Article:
Arts and Entertainment

A Cultural Revolution

Who became the “philosophical midwife” of Harlem during the renaissance?

Alain Leroy Locke (1886–1954) frequented Harlem, especially after 1924 when he was on sabbatical from Howard University, and was welcomed into the company who met regularly in the cafes and nightclubs. He established himself as the “philosophical midwife” of Harlem’s literary and artistic talent. He also became spokesperson for the New Negro Movement. He secured backing for many of the artists and writers, helped to establish the Harlem Museum of African Art, and became the interpreter of Harlem’s cultural expressions there and nationwide.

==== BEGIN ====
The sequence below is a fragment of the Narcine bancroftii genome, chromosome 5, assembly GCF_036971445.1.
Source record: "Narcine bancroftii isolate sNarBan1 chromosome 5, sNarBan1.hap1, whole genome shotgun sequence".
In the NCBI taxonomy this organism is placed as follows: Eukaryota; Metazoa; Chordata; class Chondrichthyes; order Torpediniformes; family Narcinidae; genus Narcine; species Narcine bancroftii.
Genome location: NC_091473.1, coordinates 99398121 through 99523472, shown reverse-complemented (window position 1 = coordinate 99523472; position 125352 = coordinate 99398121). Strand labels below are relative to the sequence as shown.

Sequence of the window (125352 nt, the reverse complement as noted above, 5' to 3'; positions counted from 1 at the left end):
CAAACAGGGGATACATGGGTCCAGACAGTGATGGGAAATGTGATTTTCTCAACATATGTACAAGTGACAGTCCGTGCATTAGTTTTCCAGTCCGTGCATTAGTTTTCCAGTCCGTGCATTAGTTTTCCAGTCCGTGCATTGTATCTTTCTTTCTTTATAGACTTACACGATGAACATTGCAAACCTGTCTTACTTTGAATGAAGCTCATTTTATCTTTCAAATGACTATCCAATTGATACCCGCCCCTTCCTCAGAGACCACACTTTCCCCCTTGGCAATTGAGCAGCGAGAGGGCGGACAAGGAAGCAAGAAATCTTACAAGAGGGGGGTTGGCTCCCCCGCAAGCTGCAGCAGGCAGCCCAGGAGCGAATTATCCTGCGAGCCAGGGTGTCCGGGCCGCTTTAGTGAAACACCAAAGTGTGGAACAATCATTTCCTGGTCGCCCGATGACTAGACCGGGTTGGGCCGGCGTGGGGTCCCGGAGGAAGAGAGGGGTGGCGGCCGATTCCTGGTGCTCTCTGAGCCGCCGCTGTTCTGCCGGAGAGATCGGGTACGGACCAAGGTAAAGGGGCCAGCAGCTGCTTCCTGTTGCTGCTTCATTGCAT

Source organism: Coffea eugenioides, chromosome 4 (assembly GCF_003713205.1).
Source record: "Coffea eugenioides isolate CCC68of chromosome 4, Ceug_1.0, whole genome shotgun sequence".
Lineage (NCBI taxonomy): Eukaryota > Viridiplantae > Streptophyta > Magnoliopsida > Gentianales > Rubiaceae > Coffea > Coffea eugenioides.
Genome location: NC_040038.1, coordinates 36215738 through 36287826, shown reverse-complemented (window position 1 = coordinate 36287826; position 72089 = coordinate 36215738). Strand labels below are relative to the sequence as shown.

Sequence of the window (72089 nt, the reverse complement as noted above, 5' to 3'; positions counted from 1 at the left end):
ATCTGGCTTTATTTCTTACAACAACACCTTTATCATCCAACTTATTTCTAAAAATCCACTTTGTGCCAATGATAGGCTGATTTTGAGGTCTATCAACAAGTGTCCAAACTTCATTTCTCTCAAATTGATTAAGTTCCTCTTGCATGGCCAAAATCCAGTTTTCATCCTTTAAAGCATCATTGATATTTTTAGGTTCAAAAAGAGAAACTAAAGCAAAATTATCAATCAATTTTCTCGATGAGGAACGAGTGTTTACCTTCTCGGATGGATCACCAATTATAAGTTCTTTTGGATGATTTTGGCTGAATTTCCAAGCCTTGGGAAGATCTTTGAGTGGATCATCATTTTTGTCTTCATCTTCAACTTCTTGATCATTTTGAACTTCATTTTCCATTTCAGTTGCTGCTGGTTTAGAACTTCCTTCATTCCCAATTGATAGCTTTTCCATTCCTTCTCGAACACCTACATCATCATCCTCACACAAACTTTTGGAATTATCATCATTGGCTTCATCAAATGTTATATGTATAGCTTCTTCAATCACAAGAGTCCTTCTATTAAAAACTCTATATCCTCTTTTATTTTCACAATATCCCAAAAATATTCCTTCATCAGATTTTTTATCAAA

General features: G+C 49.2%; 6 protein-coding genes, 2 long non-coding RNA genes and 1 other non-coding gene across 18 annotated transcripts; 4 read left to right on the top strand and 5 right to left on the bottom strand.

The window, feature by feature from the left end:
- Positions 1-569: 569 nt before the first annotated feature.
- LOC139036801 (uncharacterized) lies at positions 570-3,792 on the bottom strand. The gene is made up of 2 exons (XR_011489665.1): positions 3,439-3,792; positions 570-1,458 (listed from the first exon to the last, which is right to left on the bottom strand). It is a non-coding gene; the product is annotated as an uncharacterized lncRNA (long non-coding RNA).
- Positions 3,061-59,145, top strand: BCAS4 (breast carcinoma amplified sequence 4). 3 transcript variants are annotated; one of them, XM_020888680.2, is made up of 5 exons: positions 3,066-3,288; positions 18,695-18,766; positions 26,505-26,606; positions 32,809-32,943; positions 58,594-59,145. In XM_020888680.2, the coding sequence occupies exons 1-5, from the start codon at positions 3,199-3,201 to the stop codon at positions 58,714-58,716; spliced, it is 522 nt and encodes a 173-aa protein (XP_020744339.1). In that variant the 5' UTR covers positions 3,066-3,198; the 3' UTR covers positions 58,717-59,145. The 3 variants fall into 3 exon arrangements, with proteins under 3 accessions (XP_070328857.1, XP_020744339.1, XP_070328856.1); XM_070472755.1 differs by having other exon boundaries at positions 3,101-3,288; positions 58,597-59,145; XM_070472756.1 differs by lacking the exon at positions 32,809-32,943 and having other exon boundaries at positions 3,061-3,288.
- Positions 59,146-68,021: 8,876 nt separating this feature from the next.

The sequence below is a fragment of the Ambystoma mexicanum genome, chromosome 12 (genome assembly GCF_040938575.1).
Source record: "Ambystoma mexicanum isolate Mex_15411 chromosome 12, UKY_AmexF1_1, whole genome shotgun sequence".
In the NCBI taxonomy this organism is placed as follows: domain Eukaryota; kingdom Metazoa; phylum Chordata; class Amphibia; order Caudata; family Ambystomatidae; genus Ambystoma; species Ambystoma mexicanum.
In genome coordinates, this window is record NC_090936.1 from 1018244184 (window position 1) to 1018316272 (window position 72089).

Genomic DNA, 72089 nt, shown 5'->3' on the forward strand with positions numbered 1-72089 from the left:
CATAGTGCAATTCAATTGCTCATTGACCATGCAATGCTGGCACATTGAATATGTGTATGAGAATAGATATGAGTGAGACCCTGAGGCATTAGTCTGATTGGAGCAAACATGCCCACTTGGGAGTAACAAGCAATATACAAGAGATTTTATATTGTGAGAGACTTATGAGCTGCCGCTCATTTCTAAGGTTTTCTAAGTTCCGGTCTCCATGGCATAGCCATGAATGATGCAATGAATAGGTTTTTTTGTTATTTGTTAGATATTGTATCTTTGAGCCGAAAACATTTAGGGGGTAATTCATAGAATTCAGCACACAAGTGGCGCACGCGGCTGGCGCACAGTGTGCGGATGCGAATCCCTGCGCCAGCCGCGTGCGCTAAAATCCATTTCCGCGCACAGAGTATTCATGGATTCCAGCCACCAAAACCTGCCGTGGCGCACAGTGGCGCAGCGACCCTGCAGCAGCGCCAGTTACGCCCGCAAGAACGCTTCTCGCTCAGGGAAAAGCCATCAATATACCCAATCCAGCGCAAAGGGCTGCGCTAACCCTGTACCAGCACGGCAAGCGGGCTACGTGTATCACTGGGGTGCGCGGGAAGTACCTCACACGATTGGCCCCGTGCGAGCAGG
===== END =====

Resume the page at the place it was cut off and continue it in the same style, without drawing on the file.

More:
This is a web preview of the "The Handy African American History Answer Book" app. Many features only work on your mobile device. If you like what you see, we hope you will consider buying. Get the App